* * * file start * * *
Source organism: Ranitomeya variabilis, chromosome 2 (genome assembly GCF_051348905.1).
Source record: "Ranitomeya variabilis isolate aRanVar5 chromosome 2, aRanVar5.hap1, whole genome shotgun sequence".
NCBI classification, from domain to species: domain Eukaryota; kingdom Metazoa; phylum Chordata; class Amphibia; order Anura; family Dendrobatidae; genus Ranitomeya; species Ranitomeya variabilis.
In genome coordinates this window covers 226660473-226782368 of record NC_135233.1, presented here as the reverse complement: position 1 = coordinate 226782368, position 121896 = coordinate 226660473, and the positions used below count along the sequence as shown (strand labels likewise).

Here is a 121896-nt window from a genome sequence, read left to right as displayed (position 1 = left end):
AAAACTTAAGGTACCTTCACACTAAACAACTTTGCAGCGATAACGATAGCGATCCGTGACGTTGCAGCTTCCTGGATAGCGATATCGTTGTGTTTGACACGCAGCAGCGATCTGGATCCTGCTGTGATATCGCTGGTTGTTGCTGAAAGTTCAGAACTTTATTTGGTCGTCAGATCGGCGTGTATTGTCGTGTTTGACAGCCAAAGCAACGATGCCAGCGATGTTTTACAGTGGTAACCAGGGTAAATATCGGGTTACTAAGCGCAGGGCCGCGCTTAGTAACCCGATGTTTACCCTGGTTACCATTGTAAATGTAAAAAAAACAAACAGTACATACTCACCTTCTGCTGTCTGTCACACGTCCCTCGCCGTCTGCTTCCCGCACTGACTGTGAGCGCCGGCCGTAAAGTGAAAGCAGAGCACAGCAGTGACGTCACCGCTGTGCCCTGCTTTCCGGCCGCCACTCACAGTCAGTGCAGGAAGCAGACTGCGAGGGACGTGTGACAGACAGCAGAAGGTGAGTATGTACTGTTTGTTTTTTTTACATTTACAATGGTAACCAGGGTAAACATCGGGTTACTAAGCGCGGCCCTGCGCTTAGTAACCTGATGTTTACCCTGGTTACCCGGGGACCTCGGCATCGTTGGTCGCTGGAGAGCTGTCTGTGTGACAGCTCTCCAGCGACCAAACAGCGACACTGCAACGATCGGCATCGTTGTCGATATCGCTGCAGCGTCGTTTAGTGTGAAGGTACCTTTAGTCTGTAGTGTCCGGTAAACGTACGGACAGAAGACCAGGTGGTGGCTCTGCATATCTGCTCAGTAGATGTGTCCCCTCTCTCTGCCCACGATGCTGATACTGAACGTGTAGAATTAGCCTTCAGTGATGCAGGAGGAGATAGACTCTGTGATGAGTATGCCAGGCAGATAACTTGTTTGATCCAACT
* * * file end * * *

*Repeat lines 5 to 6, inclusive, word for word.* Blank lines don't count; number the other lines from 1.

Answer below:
Here is a 121896-nt window from a genome sequence, read left to right as displayed (position 1 = left end):
AAAACTTAAGGTACCTTCACACTAAACAACTTTGCAGCGATAACGATAGCGATCCGTGACGTTGCAGCTTCCTGGATAGCGATATCGTTGTGTTTGACACGCAGCAGCGATCTGGATCCTGCTGTGATATCGCTGGTTGTTGCTGAAAGTTCAGAACTTTATTTGGTCGTCAGATCGGCGTGTATTGTCGTGTTTGACAGCCAAAGCAACGATGCCAGCGATGTTTTACAGTGGTAACCAGGGTAAATATCGGGTTACTAAGCGCAGGGCCGCGCTTAGTAACCCGATGTTTACCCTGGTTACCATTGTAAATGTAAAAAAAACAAACAGTACATACTCACCTTCTGCTGTCTGTCACACGTCCCTCGCCGTCTGCTTCCCGCACTGACTGTGAGCGCCGGCCGTAAAGTGAAAGCAGAGCACAGCAGTGACGTCACCGCTGTGCCCTGCTTTCCGGCCGCCACTCACAGTCAGTGCAGGAAGCAGACTGCGAGGGACGTGTGACAGACAGCAGAAGGTGAGTATGTACTGTTTGTTTTTTTTACATTTACAATGGTAACCAGGGTAAACATCGGGTTACTAAGCGCGGCCCTGCGCTTAGTAACCTGATGTTTACCCTGGTTACCCGGGGACCTCGGCATCGTTGGTCGCTGGAGAGCTGTCTGTGTGACAGCTCTCCAGCGACCAAACAGCGACACTGCAACGATCGGCATCGTTGTCGATATCGCTGCAGCGTCGTTTAGTGTGAAGGTACCTTTAGTCTGTAGTGTCCGGTAAACGTACGGACAGAAGACCAGGTGGTGGCTCTGCATATCTGCTCAGTAGATGTGTCCCCTCTCTCTGCCCACGATGCTGATACTGAACGTGTAGAATTAGCCTTCAGTGATGCAGGAGGAGATAGACTCTGTGATGAGTATGCCAGGCAGATAACTTGTTTGATCCAACT